Uncovering the Mysteries of Rubella: Treatment, Symptoms and Prevention

TREATMENT OF RUBELLA in pregnancy & Uncovering the Mysteries of Rubella: Treatment, Symptoms and Prevention



Rubella is an infectious disease caused by a virus. Most people who get rubella usually have a mild illness, with symptoms including a low-grade fever, sore throat, and a rash that starts on the face and spreads to the rest of the body

Rubella in pregnancy :

Pregnant women who contract rubella are at risk of miscarriage or stillbirth, and their developing babies are at risk of severe birth defects with devastating, lifelong consequences. CRS can affect almost everything in a developing baby’s body. The most common birth defects from CRS can include: Deafness.


  • Women who are planning to become pregnant should check with their doctor to make sure they are vaccinated before they get pregnant.
  • Measles-mumps and rubella (MMR) vaccine is an attenuated live virus vaccine, so pregnant women who are not vaccinated should wait to get MMR vaccine until after they have given birth.
  • Adult women of childbearing age should avoid getting pregnant for at least four weeks after receiving MMR vaccine.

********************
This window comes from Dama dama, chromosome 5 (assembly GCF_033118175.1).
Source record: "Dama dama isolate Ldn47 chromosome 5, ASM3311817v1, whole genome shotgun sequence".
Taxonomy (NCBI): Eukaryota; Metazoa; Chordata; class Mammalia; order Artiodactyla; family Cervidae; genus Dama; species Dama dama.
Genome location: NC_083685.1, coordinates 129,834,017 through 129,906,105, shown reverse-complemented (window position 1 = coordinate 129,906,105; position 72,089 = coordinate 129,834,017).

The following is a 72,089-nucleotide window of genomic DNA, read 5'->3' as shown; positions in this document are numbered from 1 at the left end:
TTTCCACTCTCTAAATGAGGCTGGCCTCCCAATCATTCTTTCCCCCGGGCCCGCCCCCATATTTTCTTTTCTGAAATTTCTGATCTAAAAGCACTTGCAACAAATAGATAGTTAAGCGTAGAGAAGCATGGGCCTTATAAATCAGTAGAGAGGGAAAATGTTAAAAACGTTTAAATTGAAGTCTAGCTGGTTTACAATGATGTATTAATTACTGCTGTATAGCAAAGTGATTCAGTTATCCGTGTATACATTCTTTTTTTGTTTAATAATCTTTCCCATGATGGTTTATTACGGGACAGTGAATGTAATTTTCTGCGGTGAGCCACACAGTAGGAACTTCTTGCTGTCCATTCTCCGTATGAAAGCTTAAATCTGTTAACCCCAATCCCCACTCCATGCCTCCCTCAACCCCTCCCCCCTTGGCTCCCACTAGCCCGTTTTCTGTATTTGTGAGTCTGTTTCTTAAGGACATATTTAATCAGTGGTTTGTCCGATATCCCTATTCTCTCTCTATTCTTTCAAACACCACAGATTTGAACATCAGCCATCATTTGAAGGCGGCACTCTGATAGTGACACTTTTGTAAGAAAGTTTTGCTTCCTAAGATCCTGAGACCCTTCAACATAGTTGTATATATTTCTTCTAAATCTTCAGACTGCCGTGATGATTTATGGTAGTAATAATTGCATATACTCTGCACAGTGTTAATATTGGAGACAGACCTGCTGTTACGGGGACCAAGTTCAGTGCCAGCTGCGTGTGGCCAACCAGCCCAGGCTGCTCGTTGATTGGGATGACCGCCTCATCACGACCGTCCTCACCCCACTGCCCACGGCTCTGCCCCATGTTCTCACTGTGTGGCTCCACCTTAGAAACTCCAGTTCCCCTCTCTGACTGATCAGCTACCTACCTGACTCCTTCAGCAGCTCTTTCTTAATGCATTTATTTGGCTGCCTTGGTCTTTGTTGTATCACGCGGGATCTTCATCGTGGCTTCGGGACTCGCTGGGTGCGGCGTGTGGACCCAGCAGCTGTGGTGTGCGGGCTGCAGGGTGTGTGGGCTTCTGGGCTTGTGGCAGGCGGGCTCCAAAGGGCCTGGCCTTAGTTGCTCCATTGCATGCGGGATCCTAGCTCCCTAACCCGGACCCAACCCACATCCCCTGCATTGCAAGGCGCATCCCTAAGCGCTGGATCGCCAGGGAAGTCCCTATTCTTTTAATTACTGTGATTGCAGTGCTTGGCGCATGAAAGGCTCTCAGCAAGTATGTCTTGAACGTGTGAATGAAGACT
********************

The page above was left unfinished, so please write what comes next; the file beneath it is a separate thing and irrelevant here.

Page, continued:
Rubella vaccination

Pregnant women should NOT get MMR vaccine.

  • Children need two doses of the MMR vaccine. They should get the first dose when they’re between 12 and 15 months old. And the second between 4 and 6 years old.


There is no specific medicine to treat rubella. Since it is a virus, antibiotics won’t work.

In many cases, the symptoms are mild. Bed rest, fluid intake and taking pain reliever medicines like acetaminophen or ibuprofen may help.

Pregnant people with rubella may be treated with acetaminophen to relieve their symptoms.

In more serious cases, blood transfusion or steroids may be given.

Contact your health care provider if you are pregnant and think you have rubella or have been exposed to the disease.

Leave a Comment

Your email address will not be published. Required fields are marked *